December 7, 2012
Americans don't eat enough greens for myriad reasons, but taste certainly ranks high on the list. And green foods manufacturers have a big job ahead of them; though these products are jam-packed with nutrients, they're also ultra-pungent and "green" tasting.
Many companies, including Valensa, are dedicating resources to creating a more consumer-friendly product with milder organoleptic properties. Uma Sudhan, Valensa International's business director, noted one problem, thoughgreen foods' distinctly pungent taste and smell stem from its nutrition.
"How do you make spirulina taste and smell better without compromising the nutritious specifications?" Sudhan asked. "We're trying to make spirulina more universal by customizing processes and making investments into process-enhancement to make the spirulina taste less algae-like and more grassy."
One effort is the company's Pur-Blue SpiruZan® ingredient, which combines organic spirulina with its Zanthin® natural astaxanthin complex. Extracted from the microalgae Haematococcus pluvialis, Zanthin's blue pigment coats the supplement, reducing the green taste and its shock.
Other companies are incorporating naturaland not-so-naturalflavors and colorings to green food products to boost their appeal. BI even creates custom green blends that aren't actually green, allowing customers to tailor the color, flavor and functionality of their products.
But John Blanco, president of AnMar International, noted the importance of coloring for both manufacturers and their customers. "People take these products because they're green foods," he said. "Customers need a consistent color intensity." And achieving this range can prove challenging for suppliers, as underheating ingredients makes them too green, and oxidizing them creates a brown product.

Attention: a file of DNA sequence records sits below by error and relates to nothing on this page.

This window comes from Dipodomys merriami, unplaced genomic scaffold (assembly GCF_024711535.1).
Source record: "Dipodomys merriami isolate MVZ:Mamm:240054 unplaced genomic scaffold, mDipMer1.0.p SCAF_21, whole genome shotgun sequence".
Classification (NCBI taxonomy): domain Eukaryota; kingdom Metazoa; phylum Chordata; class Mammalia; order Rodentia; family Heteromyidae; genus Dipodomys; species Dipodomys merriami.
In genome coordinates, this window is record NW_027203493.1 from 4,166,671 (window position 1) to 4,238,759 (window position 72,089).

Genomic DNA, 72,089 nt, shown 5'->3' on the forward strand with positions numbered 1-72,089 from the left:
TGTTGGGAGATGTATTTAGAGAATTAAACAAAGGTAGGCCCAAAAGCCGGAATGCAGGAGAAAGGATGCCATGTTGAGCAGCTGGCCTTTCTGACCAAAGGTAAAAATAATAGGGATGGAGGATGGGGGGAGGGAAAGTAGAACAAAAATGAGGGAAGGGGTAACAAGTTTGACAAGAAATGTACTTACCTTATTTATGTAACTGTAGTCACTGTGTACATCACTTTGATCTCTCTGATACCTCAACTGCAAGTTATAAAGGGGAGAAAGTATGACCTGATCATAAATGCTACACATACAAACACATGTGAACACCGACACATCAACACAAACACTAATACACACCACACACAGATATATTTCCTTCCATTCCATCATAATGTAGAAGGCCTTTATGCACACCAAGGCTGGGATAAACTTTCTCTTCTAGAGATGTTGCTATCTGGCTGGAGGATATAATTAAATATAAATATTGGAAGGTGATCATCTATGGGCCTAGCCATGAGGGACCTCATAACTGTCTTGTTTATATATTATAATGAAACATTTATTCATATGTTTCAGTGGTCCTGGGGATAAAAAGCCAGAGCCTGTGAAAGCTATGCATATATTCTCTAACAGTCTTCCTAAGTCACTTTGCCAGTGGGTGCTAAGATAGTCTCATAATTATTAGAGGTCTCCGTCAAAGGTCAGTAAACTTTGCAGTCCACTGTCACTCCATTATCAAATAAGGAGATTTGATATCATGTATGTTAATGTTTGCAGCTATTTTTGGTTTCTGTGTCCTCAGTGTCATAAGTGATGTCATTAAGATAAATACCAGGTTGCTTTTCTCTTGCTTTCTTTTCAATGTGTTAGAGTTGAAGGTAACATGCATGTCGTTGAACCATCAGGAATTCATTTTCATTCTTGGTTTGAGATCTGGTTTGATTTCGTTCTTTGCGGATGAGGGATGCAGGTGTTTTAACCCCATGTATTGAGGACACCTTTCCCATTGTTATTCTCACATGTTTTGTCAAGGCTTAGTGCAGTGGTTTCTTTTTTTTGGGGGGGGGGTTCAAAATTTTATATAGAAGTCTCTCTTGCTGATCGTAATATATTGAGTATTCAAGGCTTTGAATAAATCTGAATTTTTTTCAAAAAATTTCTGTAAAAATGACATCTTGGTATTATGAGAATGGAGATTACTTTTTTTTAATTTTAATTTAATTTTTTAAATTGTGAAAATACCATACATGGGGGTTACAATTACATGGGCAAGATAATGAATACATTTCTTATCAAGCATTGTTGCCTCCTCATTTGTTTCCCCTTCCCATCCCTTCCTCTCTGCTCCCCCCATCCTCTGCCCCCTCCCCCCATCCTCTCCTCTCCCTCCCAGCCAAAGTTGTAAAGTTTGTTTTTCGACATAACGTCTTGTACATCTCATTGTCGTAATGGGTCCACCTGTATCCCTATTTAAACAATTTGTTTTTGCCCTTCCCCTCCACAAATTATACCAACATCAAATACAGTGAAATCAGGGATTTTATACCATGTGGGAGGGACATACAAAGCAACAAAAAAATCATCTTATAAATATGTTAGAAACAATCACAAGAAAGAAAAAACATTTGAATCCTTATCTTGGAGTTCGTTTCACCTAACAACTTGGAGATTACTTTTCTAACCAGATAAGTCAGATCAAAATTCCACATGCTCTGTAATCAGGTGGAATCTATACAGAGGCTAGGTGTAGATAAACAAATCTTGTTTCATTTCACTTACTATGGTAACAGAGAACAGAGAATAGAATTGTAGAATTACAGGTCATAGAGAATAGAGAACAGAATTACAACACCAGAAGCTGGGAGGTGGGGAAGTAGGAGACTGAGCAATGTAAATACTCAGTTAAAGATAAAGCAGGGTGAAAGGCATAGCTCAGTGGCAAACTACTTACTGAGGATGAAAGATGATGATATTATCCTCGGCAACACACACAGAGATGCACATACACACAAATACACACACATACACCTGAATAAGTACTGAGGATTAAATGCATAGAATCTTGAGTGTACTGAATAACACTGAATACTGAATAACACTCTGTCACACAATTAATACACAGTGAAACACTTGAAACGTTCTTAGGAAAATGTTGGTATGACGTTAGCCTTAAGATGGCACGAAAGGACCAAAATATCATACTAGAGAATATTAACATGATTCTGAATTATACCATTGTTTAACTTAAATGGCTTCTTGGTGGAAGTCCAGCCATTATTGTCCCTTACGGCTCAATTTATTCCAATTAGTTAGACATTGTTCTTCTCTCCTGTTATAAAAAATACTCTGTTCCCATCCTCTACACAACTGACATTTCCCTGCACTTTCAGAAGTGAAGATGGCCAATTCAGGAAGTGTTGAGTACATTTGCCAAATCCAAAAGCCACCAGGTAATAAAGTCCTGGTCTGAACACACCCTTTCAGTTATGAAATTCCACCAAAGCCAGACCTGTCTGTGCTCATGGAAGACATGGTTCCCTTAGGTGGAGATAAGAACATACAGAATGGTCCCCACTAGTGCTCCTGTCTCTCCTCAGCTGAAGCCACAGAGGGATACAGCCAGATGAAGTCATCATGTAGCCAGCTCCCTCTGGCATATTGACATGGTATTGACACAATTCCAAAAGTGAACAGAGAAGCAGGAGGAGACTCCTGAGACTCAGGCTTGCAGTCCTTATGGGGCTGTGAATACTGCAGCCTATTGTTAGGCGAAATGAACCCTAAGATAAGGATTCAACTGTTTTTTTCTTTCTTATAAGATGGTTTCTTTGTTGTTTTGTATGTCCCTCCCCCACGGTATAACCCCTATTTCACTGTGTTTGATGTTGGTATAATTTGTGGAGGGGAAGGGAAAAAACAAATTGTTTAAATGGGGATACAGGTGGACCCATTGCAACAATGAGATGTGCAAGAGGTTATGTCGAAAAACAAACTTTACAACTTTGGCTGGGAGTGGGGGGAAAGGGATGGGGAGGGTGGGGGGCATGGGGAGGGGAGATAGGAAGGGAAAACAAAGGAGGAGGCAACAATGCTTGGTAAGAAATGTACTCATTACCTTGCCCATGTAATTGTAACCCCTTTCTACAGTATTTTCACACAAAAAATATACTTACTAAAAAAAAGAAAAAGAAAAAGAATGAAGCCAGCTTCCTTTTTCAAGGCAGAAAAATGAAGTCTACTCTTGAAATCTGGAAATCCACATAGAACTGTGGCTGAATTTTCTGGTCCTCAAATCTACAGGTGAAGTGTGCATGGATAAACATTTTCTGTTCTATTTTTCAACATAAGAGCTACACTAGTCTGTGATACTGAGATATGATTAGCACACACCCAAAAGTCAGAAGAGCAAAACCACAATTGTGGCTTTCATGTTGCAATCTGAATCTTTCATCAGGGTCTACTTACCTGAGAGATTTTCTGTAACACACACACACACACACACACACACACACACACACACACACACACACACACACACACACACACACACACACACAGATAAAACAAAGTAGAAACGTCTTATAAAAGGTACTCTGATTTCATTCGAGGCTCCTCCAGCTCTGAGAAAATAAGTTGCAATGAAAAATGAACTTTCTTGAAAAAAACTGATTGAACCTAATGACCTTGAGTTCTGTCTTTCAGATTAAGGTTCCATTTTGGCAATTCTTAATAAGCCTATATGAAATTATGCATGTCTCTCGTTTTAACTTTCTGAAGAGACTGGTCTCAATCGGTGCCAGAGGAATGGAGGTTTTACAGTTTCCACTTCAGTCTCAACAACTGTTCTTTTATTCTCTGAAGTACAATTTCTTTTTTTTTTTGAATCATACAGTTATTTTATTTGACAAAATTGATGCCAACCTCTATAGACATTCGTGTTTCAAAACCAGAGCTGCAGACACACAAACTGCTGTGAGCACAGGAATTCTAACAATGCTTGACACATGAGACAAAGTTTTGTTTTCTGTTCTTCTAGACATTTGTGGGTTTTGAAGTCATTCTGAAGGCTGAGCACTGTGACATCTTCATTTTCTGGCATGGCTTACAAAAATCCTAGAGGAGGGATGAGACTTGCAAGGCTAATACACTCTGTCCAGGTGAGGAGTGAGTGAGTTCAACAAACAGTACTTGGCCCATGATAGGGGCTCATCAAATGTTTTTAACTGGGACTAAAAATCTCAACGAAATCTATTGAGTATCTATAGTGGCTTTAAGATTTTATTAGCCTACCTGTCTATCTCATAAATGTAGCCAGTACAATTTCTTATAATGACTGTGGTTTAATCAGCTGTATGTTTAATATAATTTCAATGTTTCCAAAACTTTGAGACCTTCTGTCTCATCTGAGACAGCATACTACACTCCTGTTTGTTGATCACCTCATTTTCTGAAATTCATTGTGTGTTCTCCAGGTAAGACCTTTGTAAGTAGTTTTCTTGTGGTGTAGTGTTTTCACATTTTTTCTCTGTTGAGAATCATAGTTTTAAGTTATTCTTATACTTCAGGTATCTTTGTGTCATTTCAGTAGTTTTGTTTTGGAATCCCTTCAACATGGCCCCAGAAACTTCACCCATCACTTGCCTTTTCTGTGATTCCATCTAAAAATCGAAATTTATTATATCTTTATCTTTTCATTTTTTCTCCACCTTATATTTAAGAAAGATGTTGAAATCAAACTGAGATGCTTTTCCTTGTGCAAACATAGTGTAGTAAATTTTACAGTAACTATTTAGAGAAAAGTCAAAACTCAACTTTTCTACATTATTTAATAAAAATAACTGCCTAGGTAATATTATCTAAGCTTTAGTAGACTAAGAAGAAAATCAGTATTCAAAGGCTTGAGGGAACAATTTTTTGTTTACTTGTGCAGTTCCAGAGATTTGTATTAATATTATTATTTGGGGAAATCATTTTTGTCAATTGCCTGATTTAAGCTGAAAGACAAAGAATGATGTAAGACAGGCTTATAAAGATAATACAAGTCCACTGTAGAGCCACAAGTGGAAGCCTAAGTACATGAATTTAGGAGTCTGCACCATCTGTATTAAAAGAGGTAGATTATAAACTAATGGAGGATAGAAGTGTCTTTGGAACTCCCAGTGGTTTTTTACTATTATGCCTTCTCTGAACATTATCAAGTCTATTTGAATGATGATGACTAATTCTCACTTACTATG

Overall though, Alison Raban, food technologist, BI Nutraceuticals, said green powders are easily incorporated into functional foods, mixing well with flour, baked goods and snack products to easily incorporate the benefits of vegetables without affecting the texture.
And while green foods themselves offer a wealth of health benefits, manufacturers are experimenting with combination supplements for greater consumer appeal. As a result, Valensa's future efforts include more value-added products.
"The market is already up and running for green powder blends, but we're trying to see how we can capture value by getting more greens into functional and condition-specific products," Sudhan said.
Valensa partnered with UAS Laboratories to manufacture Probiogreen, a combination spirulina-probiotics product. The nutraceutical ingredient, introduced in 2011, offers phycocyanin, carotenes, zanthophylls, essential fatty acids (EFAs) and chlorophyll in both supplement form and as an ingredient for functional foods and beverages.
Part of this effort to combine relevant ingredients is fueled by a move toward more condition-specific products. As green foods offer a wealth of health benefitsranging from boosting immunity to detoxification to joint supportthey haven't been clearly positioned for one health claim. But by tailoring ingredients, companies can hone in on the specific benefits of their products.
For example, Valensa has been working to grow spirulina with increased levels of phycocyanin, the algae's blue pigment known for its anti-inflammatory properties. With efforts like these and partnering with other related ingredients, manufacturers will be able to create a narrower appeal than the current general well-being superfood claim.
Regardless of whether they're marketed for specific conditions or overall well-being, "Greens may be the most powerful foods on earth," Sudhan said. And with the right ingredients, processing and formulations, manufacturers can give customers the greens they desperately need.
Read the previous articles in this series:
Find more on the INSIDER Green Foods topic page.
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